Wednesday, May 18, 2005

from the mij

o benefit nonprofit

By Beth Ashley

ROCK STARS are rock stars, and nonprofit agencies tend to live way out of the spotlight, so it's a happy moment when the two get together.

Bob Weir and Shana Morrison will perform in concert Saturday at the Marin Center to raise money for Community Action Marin.

Weir was led to Community Action Marin by his friend, actor Peter Coyote, who did the voice-over for a video on the agency, which serves Marin's poor.

"I checked it out and it sort of rung my bell," Weir says. As father of children ages 3 and 7, "I was particularly inspired by CAM's child development program."

"People like Bobby get a lot of requests to do benefits," says Morrison, "and usually they have no idea where the money's going to go, so they'll send a contribution instead of saying 'yes.' It's a lot easier."

Weir, a singer and guitarist, agrees that if he said "yes" to all the requests, "I'd never eat, never sleep, never get anything done."

Still, over the years, "I've done a bunch of them," a kind of pay-back for his personal good fortune, he says

"Life has been pretty damn good to me. I'd feel awful if I didn't respect that. I play music because I need to and I want to, and I do benefits because I care."

Morrison, the 35-year-old daughter of rock great Van Morrison and a celebrity draw on her own, will join Weir onstage.

"We hope to make a big chunk of money," says Gail Theller, executive director of CAM - as much as $65,000 after expenses.

Lord knows CAM can use every cent.

"Our money from the state and the feds is being cut way back," she says, and the agency - which runs programs serving needy kids, the mentally ill, people with alcohol problems, those coping with AIDS - is feeling the pinch.

"We have a waiting list for our AIDS food pantry," Theller says. "We have had to close a classroom or two in our child-care programs, which serve 600 kids. And we have a $100,000 debt at the Helen Vine Detox Center."

Not that Theller is gloomy: the money seems to come from somewhere, somehow.

"Gail's not into closing programs," says CAM developent director Ron Hamel. "When there's a shortfall, she sends us into the trenches."

It was Hamel who called Weir, and Weir's agent Cameron Sears, who in turn suggested Morrison,who had opened for him once before.

They're both looking forward to the gig.

Morrison will sing several songs from her 2002 CD, "Seven Wishes," and a couple she has written for her next one, including "Jupiter Jones."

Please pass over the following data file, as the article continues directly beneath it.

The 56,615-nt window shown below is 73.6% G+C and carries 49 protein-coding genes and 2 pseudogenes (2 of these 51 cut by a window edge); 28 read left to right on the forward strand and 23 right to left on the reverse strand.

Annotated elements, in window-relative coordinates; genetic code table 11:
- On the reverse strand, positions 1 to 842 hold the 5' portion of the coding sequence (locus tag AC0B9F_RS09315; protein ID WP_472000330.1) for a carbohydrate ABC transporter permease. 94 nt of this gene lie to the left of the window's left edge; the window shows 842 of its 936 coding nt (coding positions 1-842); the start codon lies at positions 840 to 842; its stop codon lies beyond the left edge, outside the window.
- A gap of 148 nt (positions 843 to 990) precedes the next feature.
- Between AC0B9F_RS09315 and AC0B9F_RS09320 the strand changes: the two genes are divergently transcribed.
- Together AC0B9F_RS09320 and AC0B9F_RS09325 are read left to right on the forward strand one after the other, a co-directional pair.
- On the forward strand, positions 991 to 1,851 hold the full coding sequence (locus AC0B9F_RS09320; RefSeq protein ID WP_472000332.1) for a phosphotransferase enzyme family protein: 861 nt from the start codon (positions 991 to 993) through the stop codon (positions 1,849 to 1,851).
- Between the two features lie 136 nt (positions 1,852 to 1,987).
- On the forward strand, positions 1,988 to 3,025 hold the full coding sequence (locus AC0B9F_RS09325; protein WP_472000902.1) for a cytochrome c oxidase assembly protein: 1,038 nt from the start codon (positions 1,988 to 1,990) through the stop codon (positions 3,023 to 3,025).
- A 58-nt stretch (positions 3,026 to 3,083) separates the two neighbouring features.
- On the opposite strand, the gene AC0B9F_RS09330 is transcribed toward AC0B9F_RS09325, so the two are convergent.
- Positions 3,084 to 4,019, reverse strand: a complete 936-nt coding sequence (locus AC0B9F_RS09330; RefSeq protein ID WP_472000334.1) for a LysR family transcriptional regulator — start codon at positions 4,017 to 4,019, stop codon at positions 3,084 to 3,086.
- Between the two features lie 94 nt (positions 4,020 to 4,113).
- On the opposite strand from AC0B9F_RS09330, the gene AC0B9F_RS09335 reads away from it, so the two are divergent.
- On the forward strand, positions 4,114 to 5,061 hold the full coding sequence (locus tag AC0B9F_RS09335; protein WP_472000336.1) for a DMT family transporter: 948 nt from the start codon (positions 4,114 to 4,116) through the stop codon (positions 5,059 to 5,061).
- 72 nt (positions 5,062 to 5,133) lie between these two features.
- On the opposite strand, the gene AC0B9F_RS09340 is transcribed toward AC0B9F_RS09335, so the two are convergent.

"Women seem to love 'Jupiter Jones,'" Morrison says. "It's about a woman madly in love trying to convince this guy he should be with her."

She'll be accompanied by her own band, Caledonia, which will include Chris Collins on guitar and Austin Dalpne on keyboard, both from Marin.

Weir, who returned last week from a 20-city eastern tour with his band RatDog, says he has no idea what he will play. "We have a terribly large repertoire. On tour we gave a three-hour show every night and it was a couple of weeks before we repeated ourselves."

Weir spoke by phone from his home in Mill Valley, where he has lived for the past 30 years.

He is, of course, vintage Marin, part of the home-grown and perennially popular Grateful Dead, which broke up in 1995 after the death of Jerry Garcia. He is probably the band's most visible survivor, touring regularly and making CDs.

He has always been generous with his talents, and serves on the boards of two charitable foundations - the Rex Foundation and the Further Foundation, which he started to support work on child development and the environment.

Why the interest in child development? "It's the future," he says.

Morrison is also a regular donor to community events. She and Caledonia reguarly raise money for Meals on Wheels in L.A. and a camp for sick kids run by the Taylor Family Foundation in the East Bay.

When she's not performing, she teaches Pilates at two health studios, one in San Francisco, the other (Straight and Narrow) in Mill Valley. She learned about Pilates when she sought treatment for her knees, weakened from ballet and gymnastics when she was a youngster. She practices Pilates now "to keep balance in my life" - away from the rigors of performing.

Between albums now, she performs mostly on weekends.

Morrison began performing 11 years ago, when her famous dad invited her to join his Rhythm and Soul Revue. Her dad, a former Fairfax resident, lives in England now, but visits Mill Valley from time to time, and "sometimes we sing together."

Weir and the other surviving members of the Grateful Dead - Mickey Hart, Phil Lesh, Bill Kreutzmann - have performed periodically as The Dead.

At Community Action Marin, Theller is thrilled about the concert, which she expects will be a godsend to her agency.

"It's the first time any of the big-name musicians in the county have volunteered to help us out. It feels like we've come of age," she says.

"I grew up listening to the Grateful Dead and Shana's dad, so it's nice to see the circle close."

Tickets for the Saturday concert are selling quickly. Obtainable through the Marin Center Box Office, 472-3500, they cost from $35 to $150. The $150 ticket includes a pre-concert reception with Morrison and musicians from Ratdog and Caledonia, although Weir may not make it on time.

He'll be in Mill Valley before and after the concert, doing a benefit for another charity of his choice: the Waldorf-inspired Greenwood School, which his children attend.

Talk about payback.